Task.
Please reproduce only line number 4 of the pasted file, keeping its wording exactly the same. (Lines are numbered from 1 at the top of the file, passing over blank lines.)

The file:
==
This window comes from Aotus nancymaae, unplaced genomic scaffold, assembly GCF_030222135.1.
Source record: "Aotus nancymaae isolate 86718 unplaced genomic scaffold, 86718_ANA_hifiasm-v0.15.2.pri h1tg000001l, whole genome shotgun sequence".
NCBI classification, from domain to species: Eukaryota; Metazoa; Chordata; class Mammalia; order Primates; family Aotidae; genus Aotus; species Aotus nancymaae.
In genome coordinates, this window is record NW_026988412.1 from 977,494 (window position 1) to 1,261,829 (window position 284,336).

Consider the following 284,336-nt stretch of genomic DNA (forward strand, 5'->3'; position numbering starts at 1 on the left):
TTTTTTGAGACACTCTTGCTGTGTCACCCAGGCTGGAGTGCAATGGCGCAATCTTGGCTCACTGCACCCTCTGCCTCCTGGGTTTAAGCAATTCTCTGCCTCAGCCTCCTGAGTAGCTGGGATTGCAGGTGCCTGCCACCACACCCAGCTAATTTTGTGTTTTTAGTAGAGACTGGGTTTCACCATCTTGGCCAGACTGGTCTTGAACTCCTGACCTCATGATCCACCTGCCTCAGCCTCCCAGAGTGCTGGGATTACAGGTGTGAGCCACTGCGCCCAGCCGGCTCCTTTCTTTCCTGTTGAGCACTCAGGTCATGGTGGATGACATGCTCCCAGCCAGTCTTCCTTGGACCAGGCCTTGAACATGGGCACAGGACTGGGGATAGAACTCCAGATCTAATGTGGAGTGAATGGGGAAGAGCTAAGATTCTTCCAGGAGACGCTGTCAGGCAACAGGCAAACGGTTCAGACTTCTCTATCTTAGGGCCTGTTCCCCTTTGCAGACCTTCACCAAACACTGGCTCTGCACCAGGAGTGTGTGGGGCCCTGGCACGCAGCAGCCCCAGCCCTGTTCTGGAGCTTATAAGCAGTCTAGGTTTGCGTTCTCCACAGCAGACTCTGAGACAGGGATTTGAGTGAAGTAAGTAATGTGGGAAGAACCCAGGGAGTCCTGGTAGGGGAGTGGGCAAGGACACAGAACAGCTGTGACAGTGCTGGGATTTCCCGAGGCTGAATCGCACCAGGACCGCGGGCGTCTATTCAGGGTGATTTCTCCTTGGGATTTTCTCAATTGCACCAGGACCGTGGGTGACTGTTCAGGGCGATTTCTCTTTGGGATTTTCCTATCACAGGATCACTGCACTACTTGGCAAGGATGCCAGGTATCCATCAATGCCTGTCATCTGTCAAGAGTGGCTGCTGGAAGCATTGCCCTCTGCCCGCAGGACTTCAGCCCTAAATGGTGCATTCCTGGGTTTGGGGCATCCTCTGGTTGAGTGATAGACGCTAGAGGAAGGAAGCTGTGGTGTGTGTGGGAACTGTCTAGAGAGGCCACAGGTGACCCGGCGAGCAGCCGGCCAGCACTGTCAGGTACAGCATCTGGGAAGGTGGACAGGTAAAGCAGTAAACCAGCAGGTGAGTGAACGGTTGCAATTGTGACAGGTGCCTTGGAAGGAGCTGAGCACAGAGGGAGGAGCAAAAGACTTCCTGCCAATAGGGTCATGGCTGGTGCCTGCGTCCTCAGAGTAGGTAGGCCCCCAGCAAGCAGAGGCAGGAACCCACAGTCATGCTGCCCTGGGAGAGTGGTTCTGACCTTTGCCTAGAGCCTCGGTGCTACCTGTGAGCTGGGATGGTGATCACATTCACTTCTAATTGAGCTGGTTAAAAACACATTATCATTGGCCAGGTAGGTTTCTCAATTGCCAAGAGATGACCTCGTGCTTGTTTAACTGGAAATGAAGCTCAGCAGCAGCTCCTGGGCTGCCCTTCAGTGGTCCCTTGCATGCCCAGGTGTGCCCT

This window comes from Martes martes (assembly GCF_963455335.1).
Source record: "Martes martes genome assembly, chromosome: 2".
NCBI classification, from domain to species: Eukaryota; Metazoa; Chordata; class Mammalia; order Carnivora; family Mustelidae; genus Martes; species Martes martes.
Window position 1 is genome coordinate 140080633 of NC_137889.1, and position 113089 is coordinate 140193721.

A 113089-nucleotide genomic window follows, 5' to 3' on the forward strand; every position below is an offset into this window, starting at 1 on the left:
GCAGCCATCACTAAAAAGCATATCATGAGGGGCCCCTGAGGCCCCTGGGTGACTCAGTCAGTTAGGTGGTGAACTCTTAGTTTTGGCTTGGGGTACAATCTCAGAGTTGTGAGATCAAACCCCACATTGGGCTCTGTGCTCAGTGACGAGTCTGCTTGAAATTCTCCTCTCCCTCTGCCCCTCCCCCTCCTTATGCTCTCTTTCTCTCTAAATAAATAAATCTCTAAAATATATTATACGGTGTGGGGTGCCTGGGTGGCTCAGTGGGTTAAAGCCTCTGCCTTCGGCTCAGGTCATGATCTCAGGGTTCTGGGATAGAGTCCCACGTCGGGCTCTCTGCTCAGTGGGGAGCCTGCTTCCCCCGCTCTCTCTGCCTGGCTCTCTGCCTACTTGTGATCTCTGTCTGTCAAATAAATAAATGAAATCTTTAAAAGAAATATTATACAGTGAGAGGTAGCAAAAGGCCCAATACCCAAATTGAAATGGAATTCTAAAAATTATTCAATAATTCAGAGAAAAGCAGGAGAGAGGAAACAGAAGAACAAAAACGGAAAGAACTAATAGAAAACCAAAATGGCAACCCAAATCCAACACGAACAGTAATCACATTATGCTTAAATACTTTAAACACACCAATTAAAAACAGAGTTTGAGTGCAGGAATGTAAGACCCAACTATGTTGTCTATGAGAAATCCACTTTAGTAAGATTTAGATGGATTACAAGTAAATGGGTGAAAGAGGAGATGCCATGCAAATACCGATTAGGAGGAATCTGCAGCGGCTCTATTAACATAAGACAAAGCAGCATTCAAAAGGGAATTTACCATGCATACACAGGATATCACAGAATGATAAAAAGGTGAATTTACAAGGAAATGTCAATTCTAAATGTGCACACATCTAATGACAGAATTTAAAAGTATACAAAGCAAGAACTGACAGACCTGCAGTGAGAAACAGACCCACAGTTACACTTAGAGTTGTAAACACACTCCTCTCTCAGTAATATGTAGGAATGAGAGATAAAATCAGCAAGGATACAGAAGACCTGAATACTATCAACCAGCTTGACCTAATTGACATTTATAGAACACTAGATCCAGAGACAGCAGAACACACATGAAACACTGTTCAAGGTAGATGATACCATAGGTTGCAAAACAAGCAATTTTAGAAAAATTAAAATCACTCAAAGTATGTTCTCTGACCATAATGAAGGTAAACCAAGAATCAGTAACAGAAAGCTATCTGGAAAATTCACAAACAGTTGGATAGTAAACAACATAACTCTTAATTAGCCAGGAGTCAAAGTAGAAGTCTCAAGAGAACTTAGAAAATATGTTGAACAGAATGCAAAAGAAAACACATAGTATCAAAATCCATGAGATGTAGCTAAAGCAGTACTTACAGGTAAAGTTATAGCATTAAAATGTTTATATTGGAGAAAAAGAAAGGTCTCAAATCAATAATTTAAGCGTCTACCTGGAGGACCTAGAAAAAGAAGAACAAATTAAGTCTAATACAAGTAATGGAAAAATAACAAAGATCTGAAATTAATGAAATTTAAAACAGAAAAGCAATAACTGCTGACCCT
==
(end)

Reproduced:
In genome coordinates, this window is record NW_026988412.1 from 977,494 (window position 1) to 1,261,829 (window position 284,336).